Ten Tips for an Eco-Friendly Easter

Considering that Spring and Easter is a time when we celebrate the rebirth and regeneration of nature, it is quite surprising how much plastic and waste can be generated if we’re not more mindful. 

There are ways to make Easter just as special but make it a kinder and more environmentally healthy way to celebrate. Don’t worry – we are definitely not talking about swapping chocolate for carrots batons! 

Cut out the plastic

Recent viral reels and TikToks have been suggesting all sorts of crafts using plastic eggs purchased online from some of the quick and easy suppliers. Plastic kills over 1.1 million seabirds and animals every year, and world plastic production has doubled over the past 50 years. Let’s get back to basics and blow our own eggs! Paint the eggs as a great family activity, or have a go at some papier maché.

Try not to reach for the cheapest bulk option of real eggs however. Free-range hens (or as free range as current bird flu regulations allow) are fed an organic diet and so they are more nutritious and better for the planet. In fact, organic eggs have been found to contain three times more omega-3 fatty acids and 40% more vitamin A and twice as much vitamin E. 

Not only can it be great fun as an activity, but also once Easter is over, you can pop the eggs into the compost bin or crush up the shells and use them as a cheap fertiliser for your garden.

Avoid food waste

If you choose to blow eggs and decorate with them then please avoid food waste as much as you can. Scrambled egg for breakfast? Omelettes? Meringues? There are loads of ways to use those eggs up!

Gift an experience rather than an object

These days there’s a worrying culture of materialism. Instead of giving toys and gifts at Easter, give some thought to an experience that you will all treasure. There are so many places that offer Easter activity, from craft to petting baby animals. The National Trust is always an eggcellent place to start. 

Second-hand Easter egg basket

Rather than purchasing a new, plastic Easter basket like the ones we are being sold in abundance at our local supermarkets, head to your local reclamation centre or charity shop. There is bound to be something that you can re-purpose. If you are feeling particularly creative, you could even make your own little Easter bags from up-cycled clothing that you no longer wear!

Organic or fair-trade chocolate

You can’t do Easter and avoid chocolate! So let’s be mindful about where our chocolate comes from and the ingredients included within it. Sustainable Easter eggs are usually made with cocoa that’s been ethically sourced. These are often labelled as Fair-trade because the farmers are not being exploited but instead, being paid fairly. You can also buy vegan chocolate which is made using plant-based ingredients instead of dairy products.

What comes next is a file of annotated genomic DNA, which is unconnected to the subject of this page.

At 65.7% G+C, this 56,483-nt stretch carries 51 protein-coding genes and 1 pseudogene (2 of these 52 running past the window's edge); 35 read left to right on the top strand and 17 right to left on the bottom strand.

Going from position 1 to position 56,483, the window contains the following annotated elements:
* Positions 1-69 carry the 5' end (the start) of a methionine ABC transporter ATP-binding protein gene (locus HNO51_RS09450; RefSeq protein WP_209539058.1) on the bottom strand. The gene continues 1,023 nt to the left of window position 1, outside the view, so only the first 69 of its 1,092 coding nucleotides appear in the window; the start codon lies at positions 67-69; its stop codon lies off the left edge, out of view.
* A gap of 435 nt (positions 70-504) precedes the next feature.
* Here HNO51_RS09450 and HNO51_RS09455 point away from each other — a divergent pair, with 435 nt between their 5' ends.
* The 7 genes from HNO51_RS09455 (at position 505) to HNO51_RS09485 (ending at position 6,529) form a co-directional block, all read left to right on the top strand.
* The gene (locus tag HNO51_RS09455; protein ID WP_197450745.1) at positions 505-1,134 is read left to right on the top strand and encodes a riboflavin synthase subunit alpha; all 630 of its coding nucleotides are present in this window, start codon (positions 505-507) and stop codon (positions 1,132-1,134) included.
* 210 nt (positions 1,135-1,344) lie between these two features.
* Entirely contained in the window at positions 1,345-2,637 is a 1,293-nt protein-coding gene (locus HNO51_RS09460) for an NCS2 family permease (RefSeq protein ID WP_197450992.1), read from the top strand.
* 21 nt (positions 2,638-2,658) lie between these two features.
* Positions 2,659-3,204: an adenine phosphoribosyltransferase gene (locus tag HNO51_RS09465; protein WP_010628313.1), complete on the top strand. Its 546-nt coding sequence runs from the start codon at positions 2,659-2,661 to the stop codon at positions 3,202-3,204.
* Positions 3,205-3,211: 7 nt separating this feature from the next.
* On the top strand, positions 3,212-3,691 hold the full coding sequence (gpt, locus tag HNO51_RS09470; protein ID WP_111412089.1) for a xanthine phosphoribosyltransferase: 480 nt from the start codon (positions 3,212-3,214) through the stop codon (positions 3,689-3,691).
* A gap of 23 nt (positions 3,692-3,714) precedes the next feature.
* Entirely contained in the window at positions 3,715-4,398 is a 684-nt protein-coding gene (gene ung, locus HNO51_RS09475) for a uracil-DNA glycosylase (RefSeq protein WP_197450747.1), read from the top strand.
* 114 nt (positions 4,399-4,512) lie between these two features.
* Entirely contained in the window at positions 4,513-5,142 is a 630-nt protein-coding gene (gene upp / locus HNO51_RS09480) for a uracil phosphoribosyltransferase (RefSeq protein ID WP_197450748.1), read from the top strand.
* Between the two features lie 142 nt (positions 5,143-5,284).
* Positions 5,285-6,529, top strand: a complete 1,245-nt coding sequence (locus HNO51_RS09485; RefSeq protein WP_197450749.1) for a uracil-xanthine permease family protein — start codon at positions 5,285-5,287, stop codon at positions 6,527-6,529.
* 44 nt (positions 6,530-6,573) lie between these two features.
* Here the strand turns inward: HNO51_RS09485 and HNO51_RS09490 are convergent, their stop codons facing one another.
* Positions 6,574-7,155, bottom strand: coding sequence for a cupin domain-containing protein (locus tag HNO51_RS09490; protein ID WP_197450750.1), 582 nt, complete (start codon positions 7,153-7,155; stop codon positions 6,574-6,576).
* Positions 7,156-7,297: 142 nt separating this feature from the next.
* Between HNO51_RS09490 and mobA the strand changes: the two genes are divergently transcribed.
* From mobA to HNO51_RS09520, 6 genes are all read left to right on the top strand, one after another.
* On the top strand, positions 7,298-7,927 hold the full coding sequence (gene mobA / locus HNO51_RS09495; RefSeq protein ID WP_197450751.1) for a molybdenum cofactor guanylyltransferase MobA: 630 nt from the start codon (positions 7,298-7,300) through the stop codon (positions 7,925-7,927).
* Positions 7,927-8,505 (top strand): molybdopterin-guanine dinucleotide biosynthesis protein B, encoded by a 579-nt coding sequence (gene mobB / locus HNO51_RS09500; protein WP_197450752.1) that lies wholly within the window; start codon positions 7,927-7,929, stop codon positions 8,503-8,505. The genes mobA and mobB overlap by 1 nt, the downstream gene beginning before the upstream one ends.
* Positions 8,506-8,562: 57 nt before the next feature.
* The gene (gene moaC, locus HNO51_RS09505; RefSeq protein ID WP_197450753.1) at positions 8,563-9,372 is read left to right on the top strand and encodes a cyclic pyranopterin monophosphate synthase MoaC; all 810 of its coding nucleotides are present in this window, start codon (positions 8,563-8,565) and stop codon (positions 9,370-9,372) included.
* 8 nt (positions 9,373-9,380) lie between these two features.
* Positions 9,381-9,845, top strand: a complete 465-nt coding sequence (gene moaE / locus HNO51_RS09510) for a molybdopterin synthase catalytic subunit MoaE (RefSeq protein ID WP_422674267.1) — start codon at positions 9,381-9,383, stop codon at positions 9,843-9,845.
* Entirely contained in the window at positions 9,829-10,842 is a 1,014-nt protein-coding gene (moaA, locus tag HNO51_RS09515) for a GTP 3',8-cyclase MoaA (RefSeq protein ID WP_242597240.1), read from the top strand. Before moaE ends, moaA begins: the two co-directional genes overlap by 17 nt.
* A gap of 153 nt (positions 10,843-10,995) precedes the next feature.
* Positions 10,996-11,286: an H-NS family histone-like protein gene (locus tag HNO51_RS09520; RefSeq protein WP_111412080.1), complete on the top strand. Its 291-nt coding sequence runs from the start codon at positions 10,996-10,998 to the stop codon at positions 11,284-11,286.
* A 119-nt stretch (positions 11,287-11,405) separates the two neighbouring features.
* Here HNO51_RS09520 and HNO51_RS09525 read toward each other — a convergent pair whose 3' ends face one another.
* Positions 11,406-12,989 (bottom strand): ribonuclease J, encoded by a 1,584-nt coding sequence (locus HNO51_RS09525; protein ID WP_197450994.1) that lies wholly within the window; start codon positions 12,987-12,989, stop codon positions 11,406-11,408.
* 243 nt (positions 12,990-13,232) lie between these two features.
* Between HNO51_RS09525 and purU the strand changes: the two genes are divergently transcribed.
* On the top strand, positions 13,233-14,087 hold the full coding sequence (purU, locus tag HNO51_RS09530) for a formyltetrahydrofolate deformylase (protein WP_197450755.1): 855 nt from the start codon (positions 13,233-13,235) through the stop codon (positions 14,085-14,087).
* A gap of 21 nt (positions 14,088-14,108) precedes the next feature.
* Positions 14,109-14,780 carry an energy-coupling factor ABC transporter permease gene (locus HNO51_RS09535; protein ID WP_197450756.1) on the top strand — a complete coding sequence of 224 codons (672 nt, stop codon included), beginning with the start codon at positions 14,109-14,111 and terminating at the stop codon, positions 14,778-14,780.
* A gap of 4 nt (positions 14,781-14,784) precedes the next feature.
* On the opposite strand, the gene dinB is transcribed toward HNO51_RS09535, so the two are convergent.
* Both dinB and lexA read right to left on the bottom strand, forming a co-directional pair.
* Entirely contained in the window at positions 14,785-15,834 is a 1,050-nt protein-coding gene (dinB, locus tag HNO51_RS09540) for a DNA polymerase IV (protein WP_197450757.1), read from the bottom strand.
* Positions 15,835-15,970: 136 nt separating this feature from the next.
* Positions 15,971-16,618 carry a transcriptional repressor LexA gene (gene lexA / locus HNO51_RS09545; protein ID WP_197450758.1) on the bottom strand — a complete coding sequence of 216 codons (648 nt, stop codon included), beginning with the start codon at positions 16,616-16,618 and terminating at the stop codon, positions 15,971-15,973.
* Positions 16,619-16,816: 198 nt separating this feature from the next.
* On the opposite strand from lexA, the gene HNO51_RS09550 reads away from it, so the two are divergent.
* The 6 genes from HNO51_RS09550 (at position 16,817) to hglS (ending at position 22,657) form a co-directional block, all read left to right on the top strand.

It can sometimes be tricky to know what you are looking for, so the best thing is to see if there are certifications such as Fairtrade and Rainforest Alliance. Both of these mean that the chocolate has been produced in an environmentally and socially responsible way.

Think of buying dark chocolate as it requires less sugar and milk, meaning that it has a smaller carbon footprint than milk chocolate.

Try to ensure that the packaging is sustainable; recyclable, biodegradable, plastic-free, or produced using renewable energy. Look to buy locally made chocolate and do your bit to support local business and your community whilst also reducing the carbon footprint associated with the transportation of big brands.


It’s really important for the environment that you try to re-use as much as possible, and if you can’t, know how to recycle it properly. Do you know where everything should go? Clear plastic Easter egg containers should go in the glass/cans/plastic recycling. The foil which chocolate eggs are wrapped in is widely recycled in the UK and can go in the glass/cans/plastic recycling container. Try to scrunch it up into a ball and make sure it’s not covered in chocolate or it might not be able to be recycled. The cardboard boxes eggs come in should be put in the paper/card recycling but remove any plastic ‘windows’ from the box. Easter cards can be put in your paper/card bin/box – however, remove any areas which are covered in glitter/plastic or other decoration. Chocolate that is covered completely in foil and stays scrunched when you scrunch it up can be recycled in your glass/cans/plastic container but wrappers that are shiny plastic and sometimes have foil on one side (such as a Crunchie or Galaxy bar) should not be put in the kerbside recycling containers, and should go in your household waste bin.

Sustainable Easter outfits

If you like to dress up for Easter then please please avoid buying fast-fashion items online in order to do so. Try a second-hand store, or an re-use online shop, for high-quality, low price options that won’t introduce more waste. Head to your local charity shop, make your own or – choose to not dress up this year!

Save Energy

Taking time out of the office for the Easter holidays? Whether your office is a big building in the city or a spare bedroom at home, make sure that you turn off the lights and shut down your systems properly. A complete desktop uses an average of 200 Watt hours (Wh). This is the sum of the average consumption per hour of the computer itself (171 W), the internet modem (10 W), the printer (5 W) and the loudspeakers (20 W). Assuming that a computer is on for eight hours a day, the annual consumption comes to 600 kWh. That could be a lot of energy saved over a long Easter break!